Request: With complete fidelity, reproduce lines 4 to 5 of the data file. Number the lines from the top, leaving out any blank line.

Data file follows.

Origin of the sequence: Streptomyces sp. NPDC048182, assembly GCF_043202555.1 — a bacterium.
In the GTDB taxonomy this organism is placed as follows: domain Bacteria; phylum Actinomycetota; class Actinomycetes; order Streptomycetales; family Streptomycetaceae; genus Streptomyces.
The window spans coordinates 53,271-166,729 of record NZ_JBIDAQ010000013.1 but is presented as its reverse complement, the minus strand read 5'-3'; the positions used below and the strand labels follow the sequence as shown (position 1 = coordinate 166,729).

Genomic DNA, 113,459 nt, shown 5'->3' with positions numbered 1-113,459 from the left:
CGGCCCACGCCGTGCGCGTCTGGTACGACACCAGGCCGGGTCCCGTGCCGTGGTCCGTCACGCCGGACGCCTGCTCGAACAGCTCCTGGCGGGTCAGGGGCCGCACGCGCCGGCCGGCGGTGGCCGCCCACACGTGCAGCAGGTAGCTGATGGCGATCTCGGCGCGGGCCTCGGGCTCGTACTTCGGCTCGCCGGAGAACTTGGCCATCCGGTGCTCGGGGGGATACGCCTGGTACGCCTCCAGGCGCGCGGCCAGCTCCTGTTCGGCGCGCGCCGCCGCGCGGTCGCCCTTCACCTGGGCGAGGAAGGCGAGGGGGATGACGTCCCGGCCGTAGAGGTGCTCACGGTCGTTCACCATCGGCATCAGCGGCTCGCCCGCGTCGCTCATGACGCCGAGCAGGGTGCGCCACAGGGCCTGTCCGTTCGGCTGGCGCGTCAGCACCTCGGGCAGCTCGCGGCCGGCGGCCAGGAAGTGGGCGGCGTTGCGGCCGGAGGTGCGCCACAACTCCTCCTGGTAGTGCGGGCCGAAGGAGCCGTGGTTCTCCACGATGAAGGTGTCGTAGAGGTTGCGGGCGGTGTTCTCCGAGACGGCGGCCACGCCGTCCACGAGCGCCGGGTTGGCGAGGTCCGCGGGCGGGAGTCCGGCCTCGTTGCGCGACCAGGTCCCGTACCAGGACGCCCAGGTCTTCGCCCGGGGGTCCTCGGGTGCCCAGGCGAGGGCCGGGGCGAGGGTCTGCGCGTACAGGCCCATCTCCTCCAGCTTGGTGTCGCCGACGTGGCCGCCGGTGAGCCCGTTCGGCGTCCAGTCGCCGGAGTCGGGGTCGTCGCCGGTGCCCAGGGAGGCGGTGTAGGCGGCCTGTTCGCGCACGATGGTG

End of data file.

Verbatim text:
Genomic DNA, 113,459 nt, shown 5'->3' with positions numbered 1-113,459 from the left:
CGGCCCACGCCGTGCGCGTCTGGTACGACACCAGGCCGGGTCCCGTGCCGTGGTCCGTCACGCCGGACGCCTGCTCGAACAGCTCCTGGCGGGTCAGGGGCCGCACGCGCCGGCCGGCGGTGGCCGCCCACACGTGCAGCAGGTAGCTGATGGCGATCTCGGCGCGGGCCTCGGGCTCGTACTTCGGCTCGCCGGAGAACTTGGCCATCCGGTGCTCGGGGGGATACGCCTGGTACGCCTCCAGGCGCGCGGCCAGCTCCTGTTCGGCGCGCGCCGCCGCGCGGTCGCCCTTCACCTGGGCGAGGAAGGCGAGGGGGATGACGTCCCGGCCGTAGAGGTGCTCACGGTCGTTCACCATCGGCATCAGCGGCTCGCCCGCGTCGCTCATGACGCCGAGCAGGGTGCGCCACAGGGCCTGTCCGTTCGGCTGGCGCGTCAGCACCTCGGGCAGCTCGCGGCCGGCGGCCAGGAAGTGGGCGGCGTTGCGGCCGGAGGTGCGCCACAACTCCTCCTGGTAGTGCGGGCCGAAGGAGCCGTGGTTCTCCACGATGAAGGTGTCGTAGAGGTTGCGGGCGGTGTTCTCCGAGACGGCGGCCACGCCGTCCACGAGCGCCGGGTTGGCGAGGTCCGCGGGCGGGAGTCCGGCCTCGTTGCGCGACCAGGTCCCGTACCAGGACGCCCAGGTCTTCGCCCGGGGGTCCTCGGGTGCCCAGGCGAGGGCCGGGGCGAGGGTCTGCGCGTACAGGCCCATCTCCTCCAGCTTGGTGTCGCCGACGTGGCCGCCGGTGAGCCCGTTCGGCGTCCAGTCGCCGGAGTCGGGGTCGTCGCCGGTGCCCAGGGAGGCGGTGTAGGCGGCCTGTTCGCGCACGATGGTG